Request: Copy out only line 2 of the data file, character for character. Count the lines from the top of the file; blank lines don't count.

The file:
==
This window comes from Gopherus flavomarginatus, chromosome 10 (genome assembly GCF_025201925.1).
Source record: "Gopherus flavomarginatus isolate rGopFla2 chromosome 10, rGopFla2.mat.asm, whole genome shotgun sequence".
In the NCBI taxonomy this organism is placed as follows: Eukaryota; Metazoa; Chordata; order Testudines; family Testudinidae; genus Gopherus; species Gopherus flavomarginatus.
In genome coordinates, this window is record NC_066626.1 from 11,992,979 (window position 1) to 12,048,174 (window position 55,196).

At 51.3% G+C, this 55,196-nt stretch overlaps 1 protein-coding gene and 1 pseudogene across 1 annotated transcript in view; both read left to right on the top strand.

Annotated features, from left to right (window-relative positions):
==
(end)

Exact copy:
Source record: "Gopherus flavomarginatus isolate rGopFla2 chromosome 10, rGopFla2.mat.asm, whole genome shotgun sequence".